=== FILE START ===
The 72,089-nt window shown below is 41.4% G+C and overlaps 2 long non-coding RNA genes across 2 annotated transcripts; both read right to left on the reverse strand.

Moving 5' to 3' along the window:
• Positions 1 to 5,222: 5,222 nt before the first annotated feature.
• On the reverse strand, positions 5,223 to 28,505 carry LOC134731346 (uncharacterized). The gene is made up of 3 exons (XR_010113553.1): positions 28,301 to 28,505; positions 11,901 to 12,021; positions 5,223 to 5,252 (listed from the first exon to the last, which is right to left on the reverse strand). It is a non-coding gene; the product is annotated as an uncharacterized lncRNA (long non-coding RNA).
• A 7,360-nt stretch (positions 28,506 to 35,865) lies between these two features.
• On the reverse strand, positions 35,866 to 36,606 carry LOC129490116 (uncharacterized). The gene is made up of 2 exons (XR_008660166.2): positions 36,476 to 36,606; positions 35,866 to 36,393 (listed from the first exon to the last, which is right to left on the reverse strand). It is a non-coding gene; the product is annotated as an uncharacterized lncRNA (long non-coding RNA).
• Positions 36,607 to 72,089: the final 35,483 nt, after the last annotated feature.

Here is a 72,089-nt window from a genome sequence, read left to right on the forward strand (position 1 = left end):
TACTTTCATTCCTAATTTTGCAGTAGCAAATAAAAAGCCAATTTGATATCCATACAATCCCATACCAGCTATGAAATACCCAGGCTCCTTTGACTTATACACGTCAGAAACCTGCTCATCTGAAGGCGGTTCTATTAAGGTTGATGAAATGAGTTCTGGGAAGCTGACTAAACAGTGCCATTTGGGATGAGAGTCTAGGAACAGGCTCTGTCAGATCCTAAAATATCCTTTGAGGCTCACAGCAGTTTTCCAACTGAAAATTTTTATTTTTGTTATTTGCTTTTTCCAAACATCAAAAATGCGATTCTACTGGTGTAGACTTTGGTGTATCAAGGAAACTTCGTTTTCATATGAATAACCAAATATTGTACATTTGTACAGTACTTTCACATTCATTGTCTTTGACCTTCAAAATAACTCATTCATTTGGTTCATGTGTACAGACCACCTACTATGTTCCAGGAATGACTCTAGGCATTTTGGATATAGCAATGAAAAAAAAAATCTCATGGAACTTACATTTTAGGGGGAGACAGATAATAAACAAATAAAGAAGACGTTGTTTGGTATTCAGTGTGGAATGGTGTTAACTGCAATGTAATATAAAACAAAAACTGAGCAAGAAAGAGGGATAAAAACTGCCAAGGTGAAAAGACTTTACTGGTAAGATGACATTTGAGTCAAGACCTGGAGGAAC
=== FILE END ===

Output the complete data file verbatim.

The 72,089-nt window shown below is 41.4% G+C and overlaps 2 long non-coding RNA genes across 2 annotated transcripts; both read right to left on the reverse strand.

Moving 5' to 3' along the window:
• Positions 1 to 5,222: 5,222 nt before the first annotated feature.
• On the reverse strand, positions 5,223 to 28,505 carry LOC134731346 (uncharacterized). The gene is made up of 3 exons (XR_010113553.1): positions 28,301 to 28,505; positions 11,901 to 12,021; positions 5,223 to 5,252 (listed from the first exon to the last, which is right to left on the reverse strand). It is a non-coding gene; the product is annotated as an uncharacterized lncRNA (long non-coding RNA).
• A 7,360-nt stretch (positions 28,506 to 35,865) lies between these two features.
• On the reverse strand, positions 35,866 to 36,606 carry LOC129490116 (uncharacterized). The gene is made up of 2 exons (XR_008660166.2): positions 36,476 to 36,606; positions 35,866 to 36,393 (listed from the first exon to the last, which is right to left on the reverse strand). It is a non-coding gene; the product is annotated as an uncharacterized lncRNA (long non-coding RNA).
• Positions 36,607 to 72,089: the final 35,483 nt, after the last annotated feature.

Here is a 72,089-nt window from a genome sequence, read left to right on the forward strand (position 1 = left end):
TACTTTCATTCCTAATTTTGCAGTAGCAAATAAAAAGCCAATTTGATATCCATACAATCCCATACCAGCTATGAAATACCCAGGCTCCTTTGACTTATACACGTCAGAAACCTGCTCATCTGAAGGCGGTTCTATTAAGGTTGATGAAATGAGTTCTGGGAAGCTGACTAAACAGTGCCATTTGGGATGAGAGTCTAGGAACAGGCTCTGTCAGATCCTAAAATATCCTTTGAGGCTCACAGCAGTTTTCCAACTGAAAATTTTTATTTTTGTTATTTGCTTTTTCCAAACATCAAAAATGCGATTCTACTGGTGTAGACTTTGGTGTATCAAGGAAACTTCGTTTTCATATGAATAACCAAATATTGTACATTTGTACAGTACTTTCACATTCATTGTCTTTGACCTTCAAAATAACTCATTCATTTGGTTCATGTGTACAGACCACCTACTATGTTCCAGGAATGACTCTAGGCATTTTGGATATAGCAATGAAAAAAAAAATCTCATGGAACTTACATTTTAGGGGGAGACAGATAATAAACAAATAAAGAAGACGTTGTTTGGTATTCAGTGTGGAATGGTGTTAACTGCAATGTAATATAAAACAAAAACTGAGCAAGAAAGAGGGATAAAAACTGCCAAGGTGAAAAGACTTTACTGGTAAGATGACATTTGAGTCAAGACCTGGAGGAAC